Is Ibrance a form of chemo?
Medically reviewed by Leigh Ann Anderson, PharmD. Last updated on June 25, 2020.
- Ibrance (generic name: palbociclib) is not a traditional form of chemotherapy (chemo). Ibrance is a "targeted drug therapy" known as a CDK 4/6 inhibitor. Targeted therapies work only on certain cancers with specific genetic traits. For example, some cancer cells have proteins, like CDK, HER2 or mTOR, that promote rapid or unusual growth.
- Your doctor can test you to see if you have the kind of cancer that would respond to targeted drug therapy.
- Because these drugs target specific areas, they may be linked with fewer, less severe or different side effects compared to traditional chemotherapy. However, serious risks are still present, so be sure to discuss your options for cancer treatment with your physician.
What is chemo?
Chemotherapy ("chemo") is when oral or injectable medicines are used to kill cancer cells. Chemotherapy can also affect healthy cells, but the body can often repair the damage done to the healthy cell once treatment stops.
Chemotherapy can help prevent a cancer from coming back, from spreading in the body (metastasizing), and can kill cancer cells that have already spread.
Chemotherapy is usually given in cycles, with rest periods, over several months. Treatment is individualized for each patient and depends on several factors, such as cancer stage at diagnosis, previous treatments and how well you have tolerated other treatments.
Common chemotherapy treatments used in breast cancer include:
- the anthracyclines, such as doxorubicin (Adriamycin)
- epirubicin (Ellence)
- taxanes such as paclitaxel (Taxol) and docetaxel (Taxotere).
These may be combined with fluorouracil (5-FU), cyclophosphamide, and carboplatin.
Chemotherapy, endocrine (hormone) therapy, and targeted therapy are known as "adjuvant" systemic therapies. Adjuvant therapy for breast cancer is given after primary treatment (such as surgery) to increase the chance of long-term survival and may also include radiation.
How does Ibrance work in breast cancer?
Targeted drugs like Ibrance can be used with certain hormone therapies to fight advanced hormone receptor-positive (HR+) breast cancer in patients who are also determined to be HER2-negative.
Ibrance blocks CDK4 and CDK6, which are special proteins in the cell. Blocking these proteins helps to slow down cell division that leads to new cancer cell growth.
How is Ibrance used to treat breast cancer?
Ibrance is used two ways:
- with the aromatase inhibitor Femara (letrozole) as initial endocrine-based therapy in postmenopausal women and men
- with the estrogen receptor antagonist Faslodex (fulvestrant) in those with disease progression following endocrine therapy. Women who have not reached menopause are treated with Ibrance plus fulvestrant therapy and a luteinizing hormone-releasing hormone (LHRH) agonist to suppress ovarian function, according to current clinical practice standards.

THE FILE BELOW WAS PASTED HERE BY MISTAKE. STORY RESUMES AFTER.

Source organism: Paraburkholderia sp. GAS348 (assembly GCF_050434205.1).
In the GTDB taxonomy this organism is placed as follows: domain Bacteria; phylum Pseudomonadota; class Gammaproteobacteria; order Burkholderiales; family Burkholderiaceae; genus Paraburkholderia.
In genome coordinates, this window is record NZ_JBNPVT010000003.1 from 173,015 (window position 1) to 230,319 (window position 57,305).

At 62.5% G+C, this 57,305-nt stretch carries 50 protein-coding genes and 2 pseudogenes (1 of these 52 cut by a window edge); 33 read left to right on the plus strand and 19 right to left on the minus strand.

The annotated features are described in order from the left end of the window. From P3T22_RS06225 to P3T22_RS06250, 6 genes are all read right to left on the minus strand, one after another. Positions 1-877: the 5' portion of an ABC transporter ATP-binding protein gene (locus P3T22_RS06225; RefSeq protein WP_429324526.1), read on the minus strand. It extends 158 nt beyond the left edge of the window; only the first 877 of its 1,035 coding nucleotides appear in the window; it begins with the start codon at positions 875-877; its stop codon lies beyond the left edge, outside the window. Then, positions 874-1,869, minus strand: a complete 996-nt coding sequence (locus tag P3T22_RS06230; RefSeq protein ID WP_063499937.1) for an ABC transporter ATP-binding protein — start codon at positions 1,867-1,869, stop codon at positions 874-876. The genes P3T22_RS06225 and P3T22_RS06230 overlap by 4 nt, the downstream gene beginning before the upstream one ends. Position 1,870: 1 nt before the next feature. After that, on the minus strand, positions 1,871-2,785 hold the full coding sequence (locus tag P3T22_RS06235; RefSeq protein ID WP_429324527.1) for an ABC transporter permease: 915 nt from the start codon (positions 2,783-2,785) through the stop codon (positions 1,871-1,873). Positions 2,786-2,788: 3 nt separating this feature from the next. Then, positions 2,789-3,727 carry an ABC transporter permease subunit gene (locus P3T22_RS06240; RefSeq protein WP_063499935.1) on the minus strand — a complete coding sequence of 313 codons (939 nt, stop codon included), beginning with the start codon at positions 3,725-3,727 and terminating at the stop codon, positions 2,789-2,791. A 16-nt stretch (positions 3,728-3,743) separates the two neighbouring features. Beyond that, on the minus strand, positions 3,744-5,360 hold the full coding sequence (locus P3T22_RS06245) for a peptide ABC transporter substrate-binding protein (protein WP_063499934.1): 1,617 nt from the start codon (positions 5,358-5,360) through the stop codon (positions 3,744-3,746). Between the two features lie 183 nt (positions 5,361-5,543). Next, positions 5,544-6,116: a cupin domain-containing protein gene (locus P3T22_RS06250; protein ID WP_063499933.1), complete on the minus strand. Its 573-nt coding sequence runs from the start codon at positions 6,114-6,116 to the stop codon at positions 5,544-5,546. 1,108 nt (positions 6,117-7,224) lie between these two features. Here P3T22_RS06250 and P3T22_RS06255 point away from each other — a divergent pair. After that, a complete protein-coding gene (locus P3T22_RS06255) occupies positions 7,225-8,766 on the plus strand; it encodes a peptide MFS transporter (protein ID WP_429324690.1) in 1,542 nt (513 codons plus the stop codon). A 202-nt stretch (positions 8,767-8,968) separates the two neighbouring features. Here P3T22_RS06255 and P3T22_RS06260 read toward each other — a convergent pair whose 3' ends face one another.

Ibrance comes as capsule or a tablet, although the capsule form is being phased out in 2020. Ibrance capsules must be taken with food, but the tablets can be taken with or without food.
- Ibrance is normally given for 21 days in a row along with other medications, such as an aromatase inhibitor or fulvestrant.
- This cycle is repeated every 28 days as long as you are having a positive response to the medicine and tolerate the side effects well.
- Side effects due to Ibrance may include increased infections, low red blood cell counts (anemia), tiredness, nausea, hair loss, diarrhea and mouth sores.
- Tablets and capsules are both available in a 125 mg, 100 mg, and 75 mg strength.
- Ibrance is not a traditional form of chemotherapy. It is an oral medication known as a “targeted therapy” and is in the class of drugs known as CDK 4/6 inhibitors. It helps to slow cell growth in both cancer cells and healthy cells.
- Ibrance comes as a capsule or tablet, although the capsules are being phased out by the manufacturer in 2020. It is normally given for 21 days in a row along with other medications, such as an aromatase inhibitor or fulvestrant.
- This cycle is repeated every 28 days as long as you are responding to the medicine and you don’t have serious side effects.
This is not all the information you need to know about Ibrance (generic name: palbociclib) for safe and effective use. Review the full Ibrance product information here, and discuss this information with your doctor or other health care provider.
- Ibrance [package insert]. New York, NY: Pfizer, Nov. 2019.
- Pfizer.com. Ibrance tablets. Accessed May 5, 2020 at https://www.ibrance.com/tablets
- Breastcancer.org. Ibrance. Accessed May 5, 2020 at https://www.breastcancer.org/treatment/targeted_therapies/ibrance
- Breast Cancer Therapy: Right On Target. Drugs.com. Accessed June 25, 2020 at https://www.drugs.com/slideshow/breast-cancer-therapy-right-on-target-1208
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